Lenders, investors and private equity buyers often want a business to have audited books, he explains. And an audit performed under Generally Accepted Accounting Principles (GAAP) requires accrual accounting.
The Internal Revenue Service also has rules about using cash basis accounting. The IRS will accept either approach, including a hybrid of the two, with some exceptions. One is if a company that is not an S corporation has more than $25 million in annual sales. In that case, the IRS requires accrual accounting.
If accrual accounting is not required by some third party, companies are free to use either method. Some use a combination of the two, employing accrual method for sales and purchases of inventory and cash for other income and expenses. Companies may also use one method for managing the business and the other when it comes to filing taxes, Koonce says.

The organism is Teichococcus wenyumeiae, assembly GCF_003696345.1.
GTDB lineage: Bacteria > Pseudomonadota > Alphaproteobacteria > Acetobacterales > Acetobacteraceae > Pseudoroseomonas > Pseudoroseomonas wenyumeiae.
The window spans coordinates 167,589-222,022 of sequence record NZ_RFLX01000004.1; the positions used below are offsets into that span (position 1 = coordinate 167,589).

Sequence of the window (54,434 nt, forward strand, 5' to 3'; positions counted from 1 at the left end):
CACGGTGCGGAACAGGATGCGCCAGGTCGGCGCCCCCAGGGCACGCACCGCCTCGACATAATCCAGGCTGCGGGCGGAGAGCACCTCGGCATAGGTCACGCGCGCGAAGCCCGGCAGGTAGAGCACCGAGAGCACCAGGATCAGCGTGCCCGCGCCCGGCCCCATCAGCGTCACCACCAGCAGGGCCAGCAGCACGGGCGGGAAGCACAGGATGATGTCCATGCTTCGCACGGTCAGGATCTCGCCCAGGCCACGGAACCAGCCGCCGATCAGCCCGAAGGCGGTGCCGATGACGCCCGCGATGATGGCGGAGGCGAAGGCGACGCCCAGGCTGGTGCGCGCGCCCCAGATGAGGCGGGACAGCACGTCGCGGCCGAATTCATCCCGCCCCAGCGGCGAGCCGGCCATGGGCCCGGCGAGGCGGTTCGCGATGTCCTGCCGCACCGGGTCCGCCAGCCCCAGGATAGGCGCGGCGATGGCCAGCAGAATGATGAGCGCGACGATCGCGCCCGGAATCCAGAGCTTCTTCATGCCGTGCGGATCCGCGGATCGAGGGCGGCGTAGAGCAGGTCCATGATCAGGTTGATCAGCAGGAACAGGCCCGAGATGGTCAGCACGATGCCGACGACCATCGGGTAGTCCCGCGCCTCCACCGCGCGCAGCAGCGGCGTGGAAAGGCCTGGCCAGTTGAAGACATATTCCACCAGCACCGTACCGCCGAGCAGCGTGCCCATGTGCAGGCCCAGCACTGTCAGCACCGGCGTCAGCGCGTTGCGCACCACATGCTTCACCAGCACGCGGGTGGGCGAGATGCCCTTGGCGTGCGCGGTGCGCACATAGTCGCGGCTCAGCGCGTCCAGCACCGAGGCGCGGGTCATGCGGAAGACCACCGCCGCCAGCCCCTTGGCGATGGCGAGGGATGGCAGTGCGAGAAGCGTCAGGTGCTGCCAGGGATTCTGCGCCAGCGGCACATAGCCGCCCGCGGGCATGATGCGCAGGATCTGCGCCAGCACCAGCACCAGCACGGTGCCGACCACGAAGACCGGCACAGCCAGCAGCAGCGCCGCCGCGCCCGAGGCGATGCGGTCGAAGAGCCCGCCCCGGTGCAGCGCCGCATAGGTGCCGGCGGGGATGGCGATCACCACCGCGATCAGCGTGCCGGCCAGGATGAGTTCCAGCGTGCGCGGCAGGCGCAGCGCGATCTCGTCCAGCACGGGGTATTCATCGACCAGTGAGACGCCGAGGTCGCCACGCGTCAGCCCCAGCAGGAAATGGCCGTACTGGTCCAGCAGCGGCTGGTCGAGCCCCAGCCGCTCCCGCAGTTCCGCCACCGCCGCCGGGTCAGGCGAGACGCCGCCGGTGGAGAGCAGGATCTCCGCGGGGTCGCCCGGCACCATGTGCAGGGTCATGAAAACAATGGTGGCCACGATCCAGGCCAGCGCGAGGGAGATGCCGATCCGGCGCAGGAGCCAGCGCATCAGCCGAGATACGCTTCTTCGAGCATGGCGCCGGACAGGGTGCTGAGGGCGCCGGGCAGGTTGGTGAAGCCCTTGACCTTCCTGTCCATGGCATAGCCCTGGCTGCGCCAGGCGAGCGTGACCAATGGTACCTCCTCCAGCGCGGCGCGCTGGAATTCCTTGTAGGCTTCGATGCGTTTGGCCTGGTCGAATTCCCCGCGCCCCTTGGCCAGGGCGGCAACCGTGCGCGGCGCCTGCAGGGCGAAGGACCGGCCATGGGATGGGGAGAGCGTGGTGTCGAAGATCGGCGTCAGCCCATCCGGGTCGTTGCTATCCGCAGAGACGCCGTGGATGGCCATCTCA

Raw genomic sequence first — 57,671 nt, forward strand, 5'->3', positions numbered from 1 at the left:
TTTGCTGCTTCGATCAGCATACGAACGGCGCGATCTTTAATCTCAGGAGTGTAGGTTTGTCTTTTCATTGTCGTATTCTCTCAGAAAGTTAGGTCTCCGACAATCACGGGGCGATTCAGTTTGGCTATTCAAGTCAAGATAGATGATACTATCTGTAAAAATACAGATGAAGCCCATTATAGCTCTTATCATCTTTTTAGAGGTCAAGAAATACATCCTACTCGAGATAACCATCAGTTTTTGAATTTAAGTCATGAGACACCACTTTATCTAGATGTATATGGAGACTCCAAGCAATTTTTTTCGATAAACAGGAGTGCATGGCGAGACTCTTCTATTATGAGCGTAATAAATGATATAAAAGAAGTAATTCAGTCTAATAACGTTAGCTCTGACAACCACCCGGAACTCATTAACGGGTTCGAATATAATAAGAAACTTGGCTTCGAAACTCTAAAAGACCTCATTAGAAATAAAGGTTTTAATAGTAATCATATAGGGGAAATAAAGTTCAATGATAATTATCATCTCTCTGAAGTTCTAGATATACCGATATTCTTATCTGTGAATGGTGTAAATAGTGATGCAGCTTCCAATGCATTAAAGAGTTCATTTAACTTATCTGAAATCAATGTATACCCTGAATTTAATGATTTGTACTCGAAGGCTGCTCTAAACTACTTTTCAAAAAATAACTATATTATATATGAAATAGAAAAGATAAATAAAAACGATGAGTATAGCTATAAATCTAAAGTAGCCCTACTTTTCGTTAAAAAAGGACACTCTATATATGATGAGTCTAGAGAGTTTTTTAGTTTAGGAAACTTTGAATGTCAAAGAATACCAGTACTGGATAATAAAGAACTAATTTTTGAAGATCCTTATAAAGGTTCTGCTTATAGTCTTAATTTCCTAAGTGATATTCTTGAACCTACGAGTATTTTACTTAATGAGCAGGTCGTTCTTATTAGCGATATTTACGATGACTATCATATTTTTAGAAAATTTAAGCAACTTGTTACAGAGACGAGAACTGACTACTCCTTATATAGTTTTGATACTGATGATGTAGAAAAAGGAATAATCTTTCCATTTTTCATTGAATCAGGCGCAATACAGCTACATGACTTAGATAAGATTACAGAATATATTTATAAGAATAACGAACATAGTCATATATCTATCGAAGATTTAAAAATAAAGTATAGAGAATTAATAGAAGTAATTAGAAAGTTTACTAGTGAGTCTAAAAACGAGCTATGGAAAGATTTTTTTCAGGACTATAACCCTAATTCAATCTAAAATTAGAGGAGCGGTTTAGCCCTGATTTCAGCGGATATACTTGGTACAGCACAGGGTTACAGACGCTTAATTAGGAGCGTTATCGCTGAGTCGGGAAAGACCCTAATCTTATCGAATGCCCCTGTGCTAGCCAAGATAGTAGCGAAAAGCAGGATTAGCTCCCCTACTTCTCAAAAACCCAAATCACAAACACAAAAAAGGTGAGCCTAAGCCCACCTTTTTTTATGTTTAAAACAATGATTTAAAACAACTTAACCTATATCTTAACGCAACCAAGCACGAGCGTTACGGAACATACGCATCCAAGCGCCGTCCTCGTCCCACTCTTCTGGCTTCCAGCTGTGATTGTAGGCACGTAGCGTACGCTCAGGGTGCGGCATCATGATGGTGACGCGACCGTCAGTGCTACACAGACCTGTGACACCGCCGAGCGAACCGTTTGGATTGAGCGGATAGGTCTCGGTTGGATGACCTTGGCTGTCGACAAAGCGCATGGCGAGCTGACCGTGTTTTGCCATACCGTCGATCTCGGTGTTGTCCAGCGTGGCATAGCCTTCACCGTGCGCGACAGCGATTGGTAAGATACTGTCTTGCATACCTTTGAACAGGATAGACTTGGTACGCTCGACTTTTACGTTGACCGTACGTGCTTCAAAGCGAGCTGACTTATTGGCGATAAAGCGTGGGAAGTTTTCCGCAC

Companies can switch from cash basis accounting to accrual accounting for tax purposes by filing Form 3115 with the IRS. Switching often occurs as a company gets larger and long-range cash flow planning and dealing with investors and lenders becomes important, Cassel says.
But switching accounting methods isn’t common, and it usually means going from cash to accrual.
“From the IRS standpoint you can pick a method, but once you pick it you have to stick with it. You really can’t go back and forth,” Cassel says. “And generally, you see people change from cash to accrual. It’s rare you see someone go from accrual to cash.”